Brian Tamaki offered me a husband and a beer, and a perch on a pew. He thought I’d enjoy one of his church services. Two of these offers were a joke.
I offered him a cigarette. This was also a joke because he gave those up, with the beer and the swearing – “my tongue changed” – when he was 21 and God knocked him off his feet.
The story of his conversion is much longer than this, but that summing up is accurate, although he might not agree.
The pastor doesn’t agree with anything much the media write about him, and he spent a great deal of time telling me how the media twist things.
“If you print it how I say it, it’ll be fine,” he says of the story of how God came to him.
I could, but it would take up an awful lot of space. He is an energetic and entertaining story-teller – that’s his job. He is also a teller of long stories and all his stories lead back to God. Oh, and how the media twists things.
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This is tedious, not to mention, well, twisted. He says, for example, that the media banged on about how angry people were at the Enough is Enough march in Wellington this week, and that, actually, nobody was angry. So why hadn’t the media spoken to the police about how “it was the most well-mannered and most ordered march they’ve ever had”.
I think there might well have been quite a few angry people at that march; that it is possible to be angry and well-behaved. And that perhaps the anger was coming from those marching against the Tamaki message.
“I wasn’t angry. I didn’t see any anger.”
He says that when he went on the telly this week, his wife, Hannah, “Told me to be nice that day. She said ‘be composed and nice’.”
He is being so today: “Always.”
Why wouldn’t he be? He is always right because he can’t be wrong because God tells him what to do. Take his opposition to the Civil Union bill. “It was a God initiative and I know people are going to laugh and mock and criticise but let them. It was a God initiative that prompted me. He speaks to me like that, I get that impression.”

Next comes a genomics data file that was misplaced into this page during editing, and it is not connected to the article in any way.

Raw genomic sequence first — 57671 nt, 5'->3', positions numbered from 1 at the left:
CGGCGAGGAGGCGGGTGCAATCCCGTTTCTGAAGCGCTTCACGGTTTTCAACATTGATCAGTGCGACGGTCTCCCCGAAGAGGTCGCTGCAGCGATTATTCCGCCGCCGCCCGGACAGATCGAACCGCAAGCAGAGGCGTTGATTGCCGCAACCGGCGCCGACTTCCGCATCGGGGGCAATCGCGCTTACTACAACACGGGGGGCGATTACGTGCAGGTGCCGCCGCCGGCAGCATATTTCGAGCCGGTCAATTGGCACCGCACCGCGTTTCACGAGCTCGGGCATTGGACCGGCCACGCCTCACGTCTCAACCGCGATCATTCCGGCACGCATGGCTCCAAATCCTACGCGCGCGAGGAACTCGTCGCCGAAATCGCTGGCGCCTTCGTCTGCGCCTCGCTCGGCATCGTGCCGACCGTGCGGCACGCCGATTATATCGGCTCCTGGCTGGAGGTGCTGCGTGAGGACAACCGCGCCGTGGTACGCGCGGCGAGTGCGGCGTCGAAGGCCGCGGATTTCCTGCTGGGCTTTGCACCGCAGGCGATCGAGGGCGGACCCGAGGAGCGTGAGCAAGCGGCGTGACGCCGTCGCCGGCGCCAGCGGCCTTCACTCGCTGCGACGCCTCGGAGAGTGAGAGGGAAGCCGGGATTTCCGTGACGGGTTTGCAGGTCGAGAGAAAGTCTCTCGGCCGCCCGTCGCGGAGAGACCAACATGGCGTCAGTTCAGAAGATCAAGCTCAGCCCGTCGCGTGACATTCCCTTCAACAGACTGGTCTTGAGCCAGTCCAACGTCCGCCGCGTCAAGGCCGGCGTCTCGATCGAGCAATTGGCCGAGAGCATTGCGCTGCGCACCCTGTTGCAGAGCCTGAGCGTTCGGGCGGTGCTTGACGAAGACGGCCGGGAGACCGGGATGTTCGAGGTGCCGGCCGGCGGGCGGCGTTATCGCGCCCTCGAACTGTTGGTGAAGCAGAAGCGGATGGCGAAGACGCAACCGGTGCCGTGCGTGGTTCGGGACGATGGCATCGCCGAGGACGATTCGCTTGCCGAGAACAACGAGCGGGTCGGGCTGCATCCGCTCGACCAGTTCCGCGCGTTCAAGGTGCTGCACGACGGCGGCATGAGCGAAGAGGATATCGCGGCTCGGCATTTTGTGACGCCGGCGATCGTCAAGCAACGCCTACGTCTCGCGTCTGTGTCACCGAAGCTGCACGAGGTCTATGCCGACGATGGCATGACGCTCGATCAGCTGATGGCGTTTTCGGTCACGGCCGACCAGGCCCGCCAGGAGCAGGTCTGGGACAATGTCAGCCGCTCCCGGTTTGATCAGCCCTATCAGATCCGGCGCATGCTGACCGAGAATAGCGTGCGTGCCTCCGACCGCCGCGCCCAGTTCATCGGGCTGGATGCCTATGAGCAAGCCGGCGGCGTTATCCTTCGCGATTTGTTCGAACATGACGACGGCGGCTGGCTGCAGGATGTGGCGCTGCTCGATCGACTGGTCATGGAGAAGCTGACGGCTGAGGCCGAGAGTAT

You do not, by the way, interview Tamaki on his own. He and Hannah are a team. They have been together for 28 years and married for 25.
They talk about life before Tamaki’s Destiny Church as the “secular” life.
He has just been singing her praises when she comes into the room and settles herself on one of the big brown leather couches.
She says Tamaki “is the boss but sometimes he lets me be the boss”.
She is certainly the boss of the business, the financial brains.
They used to live in what they call sin. One of their three now grown children was born out of wedlock. This is bad, but also good. Because “see, we’ve walked that path. We’ve been there. I’ve had to face the same things, people pointing the finger at me.”
Having walked that path, “I’m catching a whole generation of young ones with the ideal. These people, these kids, do not have to go through the jumps I did.”
I ask him whether he’d have accepted it if any of his children had announced they were gay, thinking that the answer would be that he’d love them no matter what.
But no. It would never come up because “they wouldn’t. It’s an impossibility, they’re all happily married. They’ve got principles”.
Tamaki says smugly about gay relationships, “Well, they don’t last long.”
What rubbish, I say. He says, “They go through partners like water.” He’s talking for effect now, and I tell him he’s in his pulpit again.